New delays mean pedestrian Tyne Tunnel will be THREE YEARS late in re-opening

The Tyne Pedestrian Tunnel
The Tyne Pedestrian Tunnel

The opening of a historic transport link from South to North Tyneside has been pushed back to the autumn.

The Grade II pedestrian Tyne Tunnel had been due to re-open in 2015 after it was closed in May 2013 for restoration work.

Inside the Tyne Tunnel in 1961

Inside the Tyne Tunnel in 1961

However, delays due to the original contractor entering administration and the discovery of asbestos have seen the date of completion changed a number of times.

At a meeting of the Jarrow and Boldon Neighbourhood Policing team, Alastair Swan, principal engineer for the tunnels’ owner, the North East Combined Authority (NECA), said it is now hoped the tunnels will be open later this year.

He said: “We anticipate some time in autumn for the tunnels opening.

“The maintenance work and refurbishment work has been progressing well throughout 2017. We are starting to put the finishing work on the walls.”

The maintenance work and refurbishment work has been progressing well througout 2017. We are starting to put the finishing work on the walls.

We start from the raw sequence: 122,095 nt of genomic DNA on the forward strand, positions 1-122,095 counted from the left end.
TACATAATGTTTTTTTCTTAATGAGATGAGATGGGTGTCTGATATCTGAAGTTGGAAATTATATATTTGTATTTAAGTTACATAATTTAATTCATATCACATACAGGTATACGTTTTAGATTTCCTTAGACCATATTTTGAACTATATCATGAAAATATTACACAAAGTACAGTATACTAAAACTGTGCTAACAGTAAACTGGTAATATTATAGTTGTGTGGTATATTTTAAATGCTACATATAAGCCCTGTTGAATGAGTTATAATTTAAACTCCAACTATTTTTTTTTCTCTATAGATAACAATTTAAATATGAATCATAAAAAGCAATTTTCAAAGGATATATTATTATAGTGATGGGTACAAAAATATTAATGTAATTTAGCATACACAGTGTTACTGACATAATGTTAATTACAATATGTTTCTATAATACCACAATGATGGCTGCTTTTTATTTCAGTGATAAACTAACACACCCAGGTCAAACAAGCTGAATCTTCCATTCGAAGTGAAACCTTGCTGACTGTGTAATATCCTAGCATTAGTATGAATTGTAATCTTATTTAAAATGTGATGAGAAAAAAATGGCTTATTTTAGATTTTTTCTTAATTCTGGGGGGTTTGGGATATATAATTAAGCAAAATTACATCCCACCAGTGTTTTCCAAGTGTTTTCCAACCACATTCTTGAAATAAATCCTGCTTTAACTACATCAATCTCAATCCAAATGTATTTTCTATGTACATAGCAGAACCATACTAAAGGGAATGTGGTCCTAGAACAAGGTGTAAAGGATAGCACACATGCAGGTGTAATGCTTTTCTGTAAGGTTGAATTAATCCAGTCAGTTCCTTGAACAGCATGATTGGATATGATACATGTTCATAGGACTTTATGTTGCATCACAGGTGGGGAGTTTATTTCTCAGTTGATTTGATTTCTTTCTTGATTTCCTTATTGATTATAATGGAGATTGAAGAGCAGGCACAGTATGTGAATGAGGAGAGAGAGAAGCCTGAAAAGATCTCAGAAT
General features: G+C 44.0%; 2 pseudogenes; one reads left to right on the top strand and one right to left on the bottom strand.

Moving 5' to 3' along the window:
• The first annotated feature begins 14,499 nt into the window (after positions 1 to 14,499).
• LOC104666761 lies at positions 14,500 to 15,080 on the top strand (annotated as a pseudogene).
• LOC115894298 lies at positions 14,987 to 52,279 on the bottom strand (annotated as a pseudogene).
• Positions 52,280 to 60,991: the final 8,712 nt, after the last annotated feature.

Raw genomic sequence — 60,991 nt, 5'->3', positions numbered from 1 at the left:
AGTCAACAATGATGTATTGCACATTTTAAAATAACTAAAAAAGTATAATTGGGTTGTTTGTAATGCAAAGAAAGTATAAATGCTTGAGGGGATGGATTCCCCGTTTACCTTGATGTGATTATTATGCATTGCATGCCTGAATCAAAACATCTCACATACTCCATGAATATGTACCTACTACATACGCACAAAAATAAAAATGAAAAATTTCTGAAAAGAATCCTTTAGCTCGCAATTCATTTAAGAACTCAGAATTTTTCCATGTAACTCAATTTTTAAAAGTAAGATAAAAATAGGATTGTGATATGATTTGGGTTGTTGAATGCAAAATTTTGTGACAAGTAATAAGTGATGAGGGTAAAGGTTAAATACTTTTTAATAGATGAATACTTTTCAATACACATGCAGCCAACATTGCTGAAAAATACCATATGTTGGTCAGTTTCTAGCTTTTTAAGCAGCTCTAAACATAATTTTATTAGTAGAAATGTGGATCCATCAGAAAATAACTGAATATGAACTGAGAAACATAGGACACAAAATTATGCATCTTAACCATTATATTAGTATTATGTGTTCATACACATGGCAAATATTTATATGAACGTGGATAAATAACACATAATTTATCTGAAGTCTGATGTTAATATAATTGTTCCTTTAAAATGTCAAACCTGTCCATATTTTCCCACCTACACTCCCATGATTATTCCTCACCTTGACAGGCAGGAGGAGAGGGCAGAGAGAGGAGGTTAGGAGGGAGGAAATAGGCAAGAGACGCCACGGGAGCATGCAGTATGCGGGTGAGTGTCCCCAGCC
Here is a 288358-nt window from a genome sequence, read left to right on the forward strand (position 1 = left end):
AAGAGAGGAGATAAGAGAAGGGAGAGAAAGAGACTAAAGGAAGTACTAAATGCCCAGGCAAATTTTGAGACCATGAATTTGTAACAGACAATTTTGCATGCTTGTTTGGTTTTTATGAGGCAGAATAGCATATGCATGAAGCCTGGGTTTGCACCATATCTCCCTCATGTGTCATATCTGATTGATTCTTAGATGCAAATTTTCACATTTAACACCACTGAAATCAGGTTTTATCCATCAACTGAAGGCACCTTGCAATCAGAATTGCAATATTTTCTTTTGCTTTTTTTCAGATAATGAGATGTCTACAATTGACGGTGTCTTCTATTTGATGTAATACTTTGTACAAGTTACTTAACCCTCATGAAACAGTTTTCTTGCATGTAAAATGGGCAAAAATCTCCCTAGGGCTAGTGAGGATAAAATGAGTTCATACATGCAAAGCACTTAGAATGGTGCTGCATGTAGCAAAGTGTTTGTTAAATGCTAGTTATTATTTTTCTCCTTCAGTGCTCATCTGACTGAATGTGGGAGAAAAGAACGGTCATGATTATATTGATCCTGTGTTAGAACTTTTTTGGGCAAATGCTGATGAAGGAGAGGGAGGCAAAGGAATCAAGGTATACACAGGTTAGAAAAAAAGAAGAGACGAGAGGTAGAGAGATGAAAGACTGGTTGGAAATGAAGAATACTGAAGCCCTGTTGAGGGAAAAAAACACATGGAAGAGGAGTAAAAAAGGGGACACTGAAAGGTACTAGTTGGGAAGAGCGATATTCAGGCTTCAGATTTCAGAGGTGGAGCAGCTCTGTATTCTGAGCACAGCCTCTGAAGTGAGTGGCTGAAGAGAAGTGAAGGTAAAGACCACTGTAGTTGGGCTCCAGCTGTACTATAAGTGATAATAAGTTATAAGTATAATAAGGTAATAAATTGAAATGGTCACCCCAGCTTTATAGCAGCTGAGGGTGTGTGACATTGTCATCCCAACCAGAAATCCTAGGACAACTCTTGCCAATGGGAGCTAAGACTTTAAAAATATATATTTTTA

Alastair Swan

He added that he hoped, once opened, the pedestrian tunnel will become an attraction with people wanting to know how it was put together.

The tunnel opened in 1951 and connects Jarrow to Howdon, and was famous for, at the time, having the longest wooden escalators in Europe.

The £6.9million refurbishment project includes replacing two of the original four escalators with inclined lifts, replacing the tunnel’s outdated mechanical and electrical systems.

Two of the original escalators will remain in place and will be on public view due to their historical significance. They will be illuminated with feature lighting.

New lighting, CCTV, control and communications systems are also being installed, as well as repairs to the tunnel structure, tiling and panelling.

Coun Alan Smith, who visited the tunnel to see the work being undertaken, said: “The biggest problem is it’s a listed building, so everything that needed to be replaced had to be made in line with the originals.

“It was fantastic to see work that is going on.”